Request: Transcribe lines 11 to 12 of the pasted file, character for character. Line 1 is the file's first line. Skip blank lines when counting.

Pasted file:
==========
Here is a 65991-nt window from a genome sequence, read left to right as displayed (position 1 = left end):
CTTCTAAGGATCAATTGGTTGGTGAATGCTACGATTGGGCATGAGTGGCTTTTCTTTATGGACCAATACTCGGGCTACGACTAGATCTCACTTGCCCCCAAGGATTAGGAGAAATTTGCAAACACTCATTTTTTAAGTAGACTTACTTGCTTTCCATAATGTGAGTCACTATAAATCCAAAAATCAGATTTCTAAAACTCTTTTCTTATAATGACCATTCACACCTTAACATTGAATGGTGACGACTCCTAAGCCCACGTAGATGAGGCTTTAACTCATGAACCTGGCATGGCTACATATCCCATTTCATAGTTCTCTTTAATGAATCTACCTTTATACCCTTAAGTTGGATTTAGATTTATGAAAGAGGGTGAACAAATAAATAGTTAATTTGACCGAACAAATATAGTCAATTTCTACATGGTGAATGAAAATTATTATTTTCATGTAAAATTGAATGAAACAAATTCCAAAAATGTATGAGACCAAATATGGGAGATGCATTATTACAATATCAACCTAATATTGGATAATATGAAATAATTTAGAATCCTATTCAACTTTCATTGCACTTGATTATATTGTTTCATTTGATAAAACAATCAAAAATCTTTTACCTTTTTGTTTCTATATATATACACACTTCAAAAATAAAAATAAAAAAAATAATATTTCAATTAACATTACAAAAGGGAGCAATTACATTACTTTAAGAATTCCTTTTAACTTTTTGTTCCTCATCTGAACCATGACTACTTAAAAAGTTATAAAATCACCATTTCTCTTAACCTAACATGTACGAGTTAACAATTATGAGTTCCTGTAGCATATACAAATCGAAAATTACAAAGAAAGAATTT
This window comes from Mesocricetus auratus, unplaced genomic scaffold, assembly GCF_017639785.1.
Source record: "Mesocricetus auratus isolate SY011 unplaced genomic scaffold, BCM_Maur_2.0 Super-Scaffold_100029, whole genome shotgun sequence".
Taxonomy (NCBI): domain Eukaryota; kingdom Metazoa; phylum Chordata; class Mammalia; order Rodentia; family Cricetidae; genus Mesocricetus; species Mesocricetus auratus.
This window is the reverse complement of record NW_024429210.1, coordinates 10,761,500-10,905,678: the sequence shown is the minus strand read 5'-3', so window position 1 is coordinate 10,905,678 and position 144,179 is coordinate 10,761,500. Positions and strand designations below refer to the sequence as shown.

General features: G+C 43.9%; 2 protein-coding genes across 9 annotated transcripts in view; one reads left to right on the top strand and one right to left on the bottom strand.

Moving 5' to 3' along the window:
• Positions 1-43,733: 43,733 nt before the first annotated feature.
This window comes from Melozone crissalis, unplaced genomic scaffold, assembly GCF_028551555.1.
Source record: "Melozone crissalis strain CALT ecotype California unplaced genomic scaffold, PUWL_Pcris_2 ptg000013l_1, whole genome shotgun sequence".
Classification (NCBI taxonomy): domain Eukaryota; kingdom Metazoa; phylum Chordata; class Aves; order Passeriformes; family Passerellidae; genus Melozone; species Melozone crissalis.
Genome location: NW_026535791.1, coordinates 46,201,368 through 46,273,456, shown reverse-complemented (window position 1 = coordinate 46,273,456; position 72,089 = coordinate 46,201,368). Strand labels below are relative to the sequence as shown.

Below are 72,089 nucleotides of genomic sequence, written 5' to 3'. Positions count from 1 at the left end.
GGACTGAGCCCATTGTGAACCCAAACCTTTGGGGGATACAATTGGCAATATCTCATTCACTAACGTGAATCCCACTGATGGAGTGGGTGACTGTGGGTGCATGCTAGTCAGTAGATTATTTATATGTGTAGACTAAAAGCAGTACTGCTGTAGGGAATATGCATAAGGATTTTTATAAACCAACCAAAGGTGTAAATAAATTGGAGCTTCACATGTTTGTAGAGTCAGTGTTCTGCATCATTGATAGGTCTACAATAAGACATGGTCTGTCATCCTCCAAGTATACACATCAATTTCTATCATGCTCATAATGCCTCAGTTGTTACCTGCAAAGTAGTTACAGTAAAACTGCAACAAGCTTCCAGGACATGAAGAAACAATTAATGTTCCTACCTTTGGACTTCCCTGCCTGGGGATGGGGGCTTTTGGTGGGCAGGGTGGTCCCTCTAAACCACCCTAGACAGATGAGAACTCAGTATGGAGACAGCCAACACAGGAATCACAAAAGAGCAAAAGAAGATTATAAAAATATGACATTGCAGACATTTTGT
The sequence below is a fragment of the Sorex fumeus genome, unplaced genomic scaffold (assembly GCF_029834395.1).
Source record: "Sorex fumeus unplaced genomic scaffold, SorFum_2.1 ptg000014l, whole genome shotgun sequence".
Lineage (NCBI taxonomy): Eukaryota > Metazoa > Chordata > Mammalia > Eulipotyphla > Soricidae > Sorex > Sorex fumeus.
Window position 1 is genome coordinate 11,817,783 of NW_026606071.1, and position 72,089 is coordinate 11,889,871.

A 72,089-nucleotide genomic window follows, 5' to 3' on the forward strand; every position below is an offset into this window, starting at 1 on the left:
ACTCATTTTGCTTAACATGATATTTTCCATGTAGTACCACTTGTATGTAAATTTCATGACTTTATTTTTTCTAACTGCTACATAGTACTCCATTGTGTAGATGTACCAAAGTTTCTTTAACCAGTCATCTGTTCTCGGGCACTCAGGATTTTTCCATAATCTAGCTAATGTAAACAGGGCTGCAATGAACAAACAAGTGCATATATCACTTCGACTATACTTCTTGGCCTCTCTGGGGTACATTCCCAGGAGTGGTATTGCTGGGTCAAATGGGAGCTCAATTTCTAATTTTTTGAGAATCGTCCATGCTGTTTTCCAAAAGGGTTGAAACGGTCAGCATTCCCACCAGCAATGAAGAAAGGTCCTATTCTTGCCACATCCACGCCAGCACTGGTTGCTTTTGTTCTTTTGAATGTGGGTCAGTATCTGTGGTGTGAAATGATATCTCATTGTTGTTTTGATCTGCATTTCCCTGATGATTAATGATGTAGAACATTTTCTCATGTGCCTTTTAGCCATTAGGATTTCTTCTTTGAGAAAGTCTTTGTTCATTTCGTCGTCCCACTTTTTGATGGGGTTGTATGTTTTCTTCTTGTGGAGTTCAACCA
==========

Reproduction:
Source record: "Melozone crissalis strain CALT ecotype California unplaced genomic scaffold, PUWL_Pcris_2 ptg000013l_1, whole genome shotgun sequence".
Classification (NCBI taxonomy): domain Eukaryota; kingdom Metazoa; phylum Chordata; class Aves; order Passeriformes; family Passerellidae; genus Melozone; species Melozone crissalis.